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Mexican Congress votes to remove death penalty from constitution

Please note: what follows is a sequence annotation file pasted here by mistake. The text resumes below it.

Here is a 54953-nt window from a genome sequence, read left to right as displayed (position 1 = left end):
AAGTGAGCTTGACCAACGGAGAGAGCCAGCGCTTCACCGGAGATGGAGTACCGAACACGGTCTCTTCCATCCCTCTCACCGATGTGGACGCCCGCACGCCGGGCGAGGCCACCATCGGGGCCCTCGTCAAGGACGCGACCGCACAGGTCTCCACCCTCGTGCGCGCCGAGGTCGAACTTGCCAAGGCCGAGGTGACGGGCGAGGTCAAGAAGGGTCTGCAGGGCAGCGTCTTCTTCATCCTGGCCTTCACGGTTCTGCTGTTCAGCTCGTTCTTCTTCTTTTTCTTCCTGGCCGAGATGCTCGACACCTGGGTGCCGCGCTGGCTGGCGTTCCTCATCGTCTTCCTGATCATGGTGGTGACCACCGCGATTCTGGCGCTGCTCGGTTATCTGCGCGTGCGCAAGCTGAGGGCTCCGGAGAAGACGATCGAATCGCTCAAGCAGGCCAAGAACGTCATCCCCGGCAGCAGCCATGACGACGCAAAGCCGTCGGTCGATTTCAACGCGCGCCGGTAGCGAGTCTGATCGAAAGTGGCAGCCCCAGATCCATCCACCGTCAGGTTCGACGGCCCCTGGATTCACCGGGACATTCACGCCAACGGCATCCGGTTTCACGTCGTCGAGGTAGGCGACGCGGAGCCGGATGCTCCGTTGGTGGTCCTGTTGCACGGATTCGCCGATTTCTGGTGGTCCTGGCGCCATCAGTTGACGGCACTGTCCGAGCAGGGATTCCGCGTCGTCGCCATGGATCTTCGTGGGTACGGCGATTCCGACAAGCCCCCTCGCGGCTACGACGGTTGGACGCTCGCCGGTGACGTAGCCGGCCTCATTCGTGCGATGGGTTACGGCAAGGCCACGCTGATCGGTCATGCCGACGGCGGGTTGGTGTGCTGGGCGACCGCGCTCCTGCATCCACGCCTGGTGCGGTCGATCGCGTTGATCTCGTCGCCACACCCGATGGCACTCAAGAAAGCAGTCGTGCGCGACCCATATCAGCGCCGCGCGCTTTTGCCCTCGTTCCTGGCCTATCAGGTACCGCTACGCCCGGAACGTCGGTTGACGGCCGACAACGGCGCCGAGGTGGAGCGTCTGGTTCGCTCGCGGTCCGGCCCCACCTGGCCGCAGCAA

[JURIST] Mexico's House [official website in Spanish] voted for an constiutional amendment Thursday that expunges the death penalty language from the country's present constitution [document in Spanish] by a margin of 412-0. The amendment calls for the current language to be replaced with verbiage that prohibits legal executions, mutilations, and forms of cruel and unusual punishment. While Mexico had not carried out a death penalty in the last 43 years and has regularly refused to hand over suspects to the US who faced a potential death sentence, the practice was still legal in military courts. Mexico recently launched a successful International Court of Justice case against the United States [JURIST report] for putting Mexican nationals on US death row without giving them access to consular assistance. The amendment, which was passed by the Mexican Senate [official website] in March, now must go before the nation's 31 states for approval, but significant opposition is not anticipated. AP has more.

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